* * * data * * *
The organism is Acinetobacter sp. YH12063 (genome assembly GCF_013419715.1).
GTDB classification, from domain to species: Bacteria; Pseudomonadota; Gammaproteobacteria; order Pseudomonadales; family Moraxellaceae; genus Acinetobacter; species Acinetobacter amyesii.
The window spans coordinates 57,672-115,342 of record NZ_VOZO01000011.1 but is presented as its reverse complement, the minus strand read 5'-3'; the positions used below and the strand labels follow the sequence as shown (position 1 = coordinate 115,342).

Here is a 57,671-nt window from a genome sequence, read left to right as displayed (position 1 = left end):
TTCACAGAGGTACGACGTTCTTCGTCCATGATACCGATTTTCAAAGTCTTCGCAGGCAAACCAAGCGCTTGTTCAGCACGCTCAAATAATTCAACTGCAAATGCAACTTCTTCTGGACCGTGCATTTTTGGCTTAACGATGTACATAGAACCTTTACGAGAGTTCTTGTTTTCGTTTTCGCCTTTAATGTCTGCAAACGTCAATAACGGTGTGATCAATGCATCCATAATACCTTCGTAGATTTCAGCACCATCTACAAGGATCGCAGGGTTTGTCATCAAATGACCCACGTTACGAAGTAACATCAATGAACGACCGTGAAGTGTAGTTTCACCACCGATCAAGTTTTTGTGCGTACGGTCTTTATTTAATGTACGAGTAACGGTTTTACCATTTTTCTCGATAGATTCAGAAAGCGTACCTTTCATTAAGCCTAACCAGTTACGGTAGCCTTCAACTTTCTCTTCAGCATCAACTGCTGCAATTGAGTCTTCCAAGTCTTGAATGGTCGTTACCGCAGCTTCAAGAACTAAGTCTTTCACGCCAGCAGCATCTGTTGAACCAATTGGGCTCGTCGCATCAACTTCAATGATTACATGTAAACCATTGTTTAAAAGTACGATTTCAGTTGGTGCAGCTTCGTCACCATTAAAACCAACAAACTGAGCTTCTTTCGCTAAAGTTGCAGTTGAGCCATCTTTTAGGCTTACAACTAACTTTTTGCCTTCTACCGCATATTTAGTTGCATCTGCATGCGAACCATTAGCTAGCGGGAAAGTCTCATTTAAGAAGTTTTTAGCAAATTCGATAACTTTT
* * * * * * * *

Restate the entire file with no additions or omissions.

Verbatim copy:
The organism is Acinetobacter sp. YH12063 (genome assembly GCF_013419715.1).
GTDB classification, from domain to species: Bacteria; Pseudomonadota; Gammaproteobacteria; order Pseudomonadales; family Moraxellaceae; genus Acinetobacter; species Acinetobacter amyesii.
The window spans coordinates 57,672-115,342 of record NZ_VOZO01000011.1 but is presented as its reverse complement, the minus strand read 5'-3'; the positions used below and the strand labels follow the sequence as shown (position 1 = coordinate 115,342).

Here is a 57,671-nt window from a genome sequence, read left to right as displayed (position 1 = left end):
TTCACAGAGGTACGACGTTCTTCGTCCATGATACCGATTTTCAAAGTCTTCGCAGGCAAACCAAGCGCTTGTTCAGCACGCTCAAATAATTCAACTGCAAATGCAACTTCTTCTGGACCGTGCATTTTTGGCTTAACGATGTACATAGAACCTTTACGAGAGTTCTTGTTTTCGTTTTCGCCTTTAATGTCTGCAAACGTCAATAACGGTGTGATCAATGCATCCATAATACCTTCGTAGATTTCAGCACCATCTACAAGGATCGCAGGGTTTGTCATCAAATGACCCACGTTACGAAGTAACATCAATGAACGACCGTGAAGTGTAGTTTCACCACCGATCAAGTTTTTGTGCGTACGGTCTTTATTTAATGTACGAGTAACGGTTTTACCATTTTTCTCGATAGATTCAGAAAGCGTACCTTTCATTAAGCCTAACCAGTTACGGTAGCCTTCAACTTTCTCTTCAGCATCAACTGCTGCAATTGAGTCTTCCAAGTCTTGAATGGTCGTTACCGCAGCTTCAAGAACTAAGTCTTTCACGCCAGCAGCATCTGTTGAACCAATTGGGCTCGTCGCATCAACTTCAATGATTACATGTAAACCATTGTTTAAAAGTACGATTTCAGTTGGTGCAGCTTCGTCACCATTAAAACCAACAAACTGAGCTTCTTTCGCTAAAGTTGCAGTTGAGCCATCTTTTAGGCTTACAACTAACTTTTTGCCTTCTACCGCATATTTAGTTGCATCTGCATGCGAACCATTAGCTAGCGGGAAAGTCTCATTTAAGAAGTTTTTAGCAAATTCGATAACTTTT